EDDO HARTMANN, Gun Instructor, Maeri Shooting Range, Pyongyang, 2015, from the “Pyongyang Women” series, c-print, 100 × 80 cm. Copyright and courtesy the artist. 

Korea, North

Korea, South
Also available in:  Chinese

With Kim Jong-un at the helm, the Democratic People’s Republic of Korea (DPRK) has conducted 16 missile tests in 2017, including two that launched rockets over the Japanese archipelago in August and September. As North Korea rapidly develops its weapons program, questions abound regarding how these developments are financed, particularly when even the country’s primary patron, China, has agreed to sanction the Kim regime.

The DPRK gleans foreign currency via several trades, including art. Practicing visual art in North Korea requires registering as an “official artist” with the regime-backed Korean Artists Federation; its members then must produce propaganda art. All state-sponsored artists are trained in the Pyongyang University of Fine Arts, where students learn the techniques behind chosonhwa (“Korean painting”) ink works, mural painting, embroidery, poster design and other art forms.

Mansudae Art Studio remains one of the largest art production facilities in the world, employing around 4,000 “official artists” who produce woodcut prints, landscape paintings, sculptures and more. The studio operates the first North Korean art studio abroad, the Mansudae Art Museum, in Beijing’s 798 Art District, where visitors can purchase the regime’s socialist-realist artworks or commission new works.

The 63-year-old Korean Art Gallery in Pyongyang is the DPRK’s main art museum, with a permanent collection of around 900 paintings, most of which were produced domestically and depict idealized scenes with workers or soldiers. The Korean Central History Museum and Pyongyang International House of Culture are the two other official institutions where North Koreans can experience visual art.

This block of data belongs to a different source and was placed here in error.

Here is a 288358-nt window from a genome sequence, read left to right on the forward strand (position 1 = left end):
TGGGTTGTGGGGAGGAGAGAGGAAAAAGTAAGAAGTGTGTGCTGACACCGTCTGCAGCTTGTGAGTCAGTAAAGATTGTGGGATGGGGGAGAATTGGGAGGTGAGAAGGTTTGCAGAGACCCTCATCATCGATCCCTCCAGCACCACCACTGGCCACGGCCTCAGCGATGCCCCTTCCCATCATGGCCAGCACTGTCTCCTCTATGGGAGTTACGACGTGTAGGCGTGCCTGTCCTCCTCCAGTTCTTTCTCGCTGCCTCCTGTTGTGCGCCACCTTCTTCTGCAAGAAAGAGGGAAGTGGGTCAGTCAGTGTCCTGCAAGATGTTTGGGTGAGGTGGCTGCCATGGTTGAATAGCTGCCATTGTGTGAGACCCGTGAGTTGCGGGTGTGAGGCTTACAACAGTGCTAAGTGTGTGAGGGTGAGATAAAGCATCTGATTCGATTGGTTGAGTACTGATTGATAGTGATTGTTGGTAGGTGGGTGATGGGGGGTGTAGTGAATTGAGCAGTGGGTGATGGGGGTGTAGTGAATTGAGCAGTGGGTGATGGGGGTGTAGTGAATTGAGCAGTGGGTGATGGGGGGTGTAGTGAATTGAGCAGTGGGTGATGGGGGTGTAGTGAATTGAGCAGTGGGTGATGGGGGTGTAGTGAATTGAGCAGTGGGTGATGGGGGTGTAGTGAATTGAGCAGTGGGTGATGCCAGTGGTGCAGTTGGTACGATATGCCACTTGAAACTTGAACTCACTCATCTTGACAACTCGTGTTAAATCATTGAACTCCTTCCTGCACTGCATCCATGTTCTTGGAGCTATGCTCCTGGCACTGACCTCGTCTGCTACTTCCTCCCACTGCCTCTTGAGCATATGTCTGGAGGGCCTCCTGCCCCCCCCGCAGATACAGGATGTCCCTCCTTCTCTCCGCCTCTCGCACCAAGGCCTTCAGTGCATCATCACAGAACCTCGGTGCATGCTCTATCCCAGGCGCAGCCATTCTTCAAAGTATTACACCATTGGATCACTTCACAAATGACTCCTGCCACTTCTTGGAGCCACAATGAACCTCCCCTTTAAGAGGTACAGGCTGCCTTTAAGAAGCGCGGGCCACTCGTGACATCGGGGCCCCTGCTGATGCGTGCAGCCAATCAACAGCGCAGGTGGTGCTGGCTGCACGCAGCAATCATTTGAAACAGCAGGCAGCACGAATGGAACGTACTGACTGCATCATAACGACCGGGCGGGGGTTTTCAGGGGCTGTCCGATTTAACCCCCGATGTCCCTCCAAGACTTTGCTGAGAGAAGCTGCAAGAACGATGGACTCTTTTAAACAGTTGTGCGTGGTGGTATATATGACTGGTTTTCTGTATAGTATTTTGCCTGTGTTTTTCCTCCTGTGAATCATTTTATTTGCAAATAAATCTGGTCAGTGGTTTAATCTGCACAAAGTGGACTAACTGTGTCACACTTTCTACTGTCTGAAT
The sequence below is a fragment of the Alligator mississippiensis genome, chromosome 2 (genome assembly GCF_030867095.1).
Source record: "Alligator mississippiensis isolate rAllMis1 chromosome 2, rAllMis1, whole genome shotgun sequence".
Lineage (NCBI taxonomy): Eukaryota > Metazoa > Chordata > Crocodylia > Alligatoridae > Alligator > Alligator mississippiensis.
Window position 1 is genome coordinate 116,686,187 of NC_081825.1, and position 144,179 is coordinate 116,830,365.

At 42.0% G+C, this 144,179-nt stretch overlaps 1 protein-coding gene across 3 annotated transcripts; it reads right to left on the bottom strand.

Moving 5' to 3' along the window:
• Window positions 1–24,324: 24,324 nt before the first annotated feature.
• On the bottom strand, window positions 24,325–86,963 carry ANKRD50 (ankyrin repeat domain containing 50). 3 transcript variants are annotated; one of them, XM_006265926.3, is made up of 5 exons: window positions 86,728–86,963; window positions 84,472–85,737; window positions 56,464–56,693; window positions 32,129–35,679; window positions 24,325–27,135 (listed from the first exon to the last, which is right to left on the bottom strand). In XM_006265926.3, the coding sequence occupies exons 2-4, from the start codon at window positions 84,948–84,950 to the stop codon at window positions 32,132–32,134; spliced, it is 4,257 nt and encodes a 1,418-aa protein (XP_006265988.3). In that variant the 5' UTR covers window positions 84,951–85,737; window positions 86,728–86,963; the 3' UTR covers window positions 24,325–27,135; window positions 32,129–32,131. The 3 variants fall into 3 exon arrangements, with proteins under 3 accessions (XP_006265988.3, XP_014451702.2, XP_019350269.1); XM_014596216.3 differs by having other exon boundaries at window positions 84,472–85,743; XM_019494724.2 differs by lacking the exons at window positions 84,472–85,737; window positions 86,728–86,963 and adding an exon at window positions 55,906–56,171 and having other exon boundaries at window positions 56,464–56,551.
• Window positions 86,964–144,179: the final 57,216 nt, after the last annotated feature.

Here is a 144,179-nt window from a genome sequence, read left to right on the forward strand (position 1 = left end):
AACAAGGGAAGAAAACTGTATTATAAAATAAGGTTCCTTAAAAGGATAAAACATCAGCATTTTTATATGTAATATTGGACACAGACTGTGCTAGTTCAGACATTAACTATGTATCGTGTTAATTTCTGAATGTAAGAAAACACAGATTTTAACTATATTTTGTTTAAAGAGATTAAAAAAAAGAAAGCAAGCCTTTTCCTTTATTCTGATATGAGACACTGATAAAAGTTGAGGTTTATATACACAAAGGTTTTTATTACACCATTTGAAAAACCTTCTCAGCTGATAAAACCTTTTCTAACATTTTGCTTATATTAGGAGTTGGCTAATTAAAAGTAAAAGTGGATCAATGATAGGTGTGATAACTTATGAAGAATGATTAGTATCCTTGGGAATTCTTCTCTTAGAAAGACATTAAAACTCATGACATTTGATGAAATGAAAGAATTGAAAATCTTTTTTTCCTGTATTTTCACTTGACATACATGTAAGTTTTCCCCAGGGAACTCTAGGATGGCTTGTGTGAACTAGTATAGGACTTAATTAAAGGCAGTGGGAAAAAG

Nicholas Bonner’s Koryo Studio in Beijing is one of the few foreign institutions that consistently collaborates with visual artists and filmmakers who are seeking source material in North Korea. The studio assisted Dutch photographer Eddo Hartmann in producing the project “Setting the Stage,” which includes 360-degree video documentation of Pyongyang, and was shown at the Huis Marseille photography museum in Amsterdam (12/9–3/4/18).

The DMZ Academy, a Norwegian project that brings foreign artists to North Korea, hosted its inaugural contemporary arts symposium in Pyongyang (8/26–9/4), facilitating meetings between seven international artists and curators, with colleagues from Pyongyang University of Fine Arts and Mansudae Art Studio.

Across the border with China, in Dandong, the China-North Korea Cultural Center offers a year-round showcase of landscape paintings and other works by North Korean artists. Moscow’s Lumiere Brothers Center for Photography presented “(Im)Possible to See: North Korea” (6/22–9/3), an exhibition of more than 70 images by nine photographers who have visited the country in recent years, offering glimpses of the day-to-day existence of Korean denizens north of the 38th parallel.

In August, four North Korean painters participated anonymously in an exhibition at the United Nations headquarters in New York without approval from the Kim regime. The weeklong “International Youth Exhibition” (8/4–11) was mounted at the building’s Delegates’ entrance. A block over, New York-based Korea Art Forum mounted the group photography show “Commodity and Ideology, Part II” (10/12–31) at the Church Center for the United Nations, featuring images by Pyongyang-based Song-Gwang Hong, Myong-Un Kim and Ryong Kim, alongside South Korean-born Zaun Lee and Beijing-based Shen Yang.

In February of 2018, London’s the House of Illustration will present an exhibition of North Korean graphics. In September, the DMZ Academy will take an exhibition—“The Art Factory,” developed from the initiative’s symposium—on the road, with a first stop at the Cosmoscow International Contemporary Art Fair. Norwegian filmmaker Tommy Gulliksen’s documentary film, The War of Art, which tracks the DMZ Academy, will premiere.

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